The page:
Cardamom (Elettaria cardamomum), popularly called ‘The Queen of Spices’ consists of whole or ground dried fruit, or seeds of a herbaceous perennial plant of the ginger family. The seeds have a warm, slightly pungent, and highly aromatic flavour somewhat reminiscent of camphor. Originally from the rain forests of India, they are prized for centuries for their beautifully fragrant flavour, aroma as well as for their therapeutic effects. Today in the West they are still highly valued for their ability to relieve tension and anxiety, to dispel lethargy and nervous exhaustion, to lift the spirits and to improve memory and concentration.
A cardamom enriched tea/coffee gives an instant relief from indigestion induced headaches or tension headaches, which are very common in the modern era. Not only can cardamoms protect against the over-stimulating and other harmful effects of caffeine but also they can be positively beneficial for the nervous system. In Ayurvedic medicine they have long been esteemed for their ability to lift the spirits, reduce pain, restore vitality and induce a calm, meditative state of mind. Studies show that the essential oil has anti-inflammatory and pain relieving properties. Cardamom is highly effective as an antispasmodic, relieving muscle pain and spasm throughout the body.
Added to foods and drinks, cardamom seeds have a warming and invigorating effect throughout the body. By stimulating the secretion of digestive juices they stimulate appetite, enhance digestion and absorption of food, and with their relaxing effect on smooth muscle in the digestive tract they can settle the stomach, especially when it is affected by stress. In modern Ayurvedic medicine cardamoms are a popular remedy for nervous digestive upsets in children, and are often combined with fennel. When simmered in water for a few minutes and taken as a hot tea, they will relieve colic, flatulence and indigestion, and helps combat nausea and vomiting.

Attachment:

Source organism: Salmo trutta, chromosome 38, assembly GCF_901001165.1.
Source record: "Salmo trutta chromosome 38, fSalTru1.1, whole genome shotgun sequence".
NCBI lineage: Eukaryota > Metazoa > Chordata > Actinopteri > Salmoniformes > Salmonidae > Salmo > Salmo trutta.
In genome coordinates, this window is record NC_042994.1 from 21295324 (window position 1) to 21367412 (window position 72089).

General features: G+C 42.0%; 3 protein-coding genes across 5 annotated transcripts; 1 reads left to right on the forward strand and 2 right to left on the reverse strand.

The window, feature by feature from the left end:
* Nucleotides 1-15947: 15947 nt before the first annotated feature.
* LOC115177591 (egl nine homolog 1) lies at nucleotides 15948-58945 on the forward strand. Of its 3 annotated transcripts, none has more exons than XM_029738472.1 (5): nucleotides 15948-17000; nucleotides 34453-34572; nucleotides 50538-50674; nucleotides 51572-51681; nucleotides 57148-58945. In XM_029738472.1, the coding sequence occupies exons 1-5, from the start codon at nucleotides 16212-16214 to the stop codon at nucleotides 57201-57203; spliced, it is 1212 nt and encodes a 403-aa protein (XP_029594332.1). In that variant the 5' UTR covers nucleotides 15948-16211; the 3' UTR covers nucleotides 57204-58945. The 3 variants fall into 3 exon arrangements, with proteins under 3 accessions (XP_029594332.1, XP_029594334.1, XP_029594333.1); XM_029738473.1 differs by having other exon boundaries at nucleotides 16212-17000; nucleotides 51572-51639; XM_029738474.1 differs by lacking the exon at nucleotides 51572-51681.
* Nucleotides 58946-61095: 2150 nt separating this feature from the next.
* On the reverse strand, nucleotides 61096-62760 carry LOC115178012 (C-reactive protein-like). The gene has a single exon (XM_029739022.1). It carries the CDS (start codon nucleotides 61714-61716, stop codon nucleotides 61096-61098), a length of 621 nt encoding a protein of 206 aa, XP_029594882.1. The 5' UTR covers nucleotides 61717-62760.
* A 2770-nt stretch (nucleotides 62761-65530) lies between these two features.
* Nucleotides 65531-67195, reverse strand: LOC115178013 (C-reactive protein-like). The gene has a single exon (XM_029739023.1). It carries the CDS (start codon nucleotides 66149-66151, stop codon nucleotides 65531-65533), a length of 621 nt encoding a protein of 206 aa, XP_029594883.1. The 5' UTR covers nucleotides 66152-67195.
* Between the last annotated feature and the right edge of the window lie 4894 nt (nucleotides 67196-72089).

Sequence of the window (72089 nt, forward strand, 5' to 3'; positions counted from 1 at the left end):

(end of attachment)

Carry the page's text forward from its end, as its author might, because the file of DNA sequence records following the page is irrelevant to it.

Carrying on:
The seeds can be chewed after a meal to aid digestion and sweeten the breath. In India it is common practice to offer cardamoms at the end of a meal as a digestive and breath freshener. They have a mild laxative effect and are especially good for relieving that uncomfortable feeling from overeating. Their warming and stimulating effects are recommended for those feeling rundown and tired, especially in the winter. Added to milk products and puddings they can actually counteract the mucus-forming properties of milk. Their stimulating expectorant action helps to clear phlegm from the nose and sinuses as well as the chest, making them a good remedy for colds, coughs, asthma and chest infections.
Cardamom is known to be helpful in balancing all three ‘doshas’ in the human body. A dosha is one of three bodily humors that make up one’s constitution according to Ayurveda. Hence it is termed as “tridoshic”. A little quantity of cardamom is especially beneficial in balancing kapha. It can be used for balancing vata and pitta also. Along with some other medicines, it can be used for treating mouth ulcers. Ayurveda practitioners advise its use for treating urinary tract infections.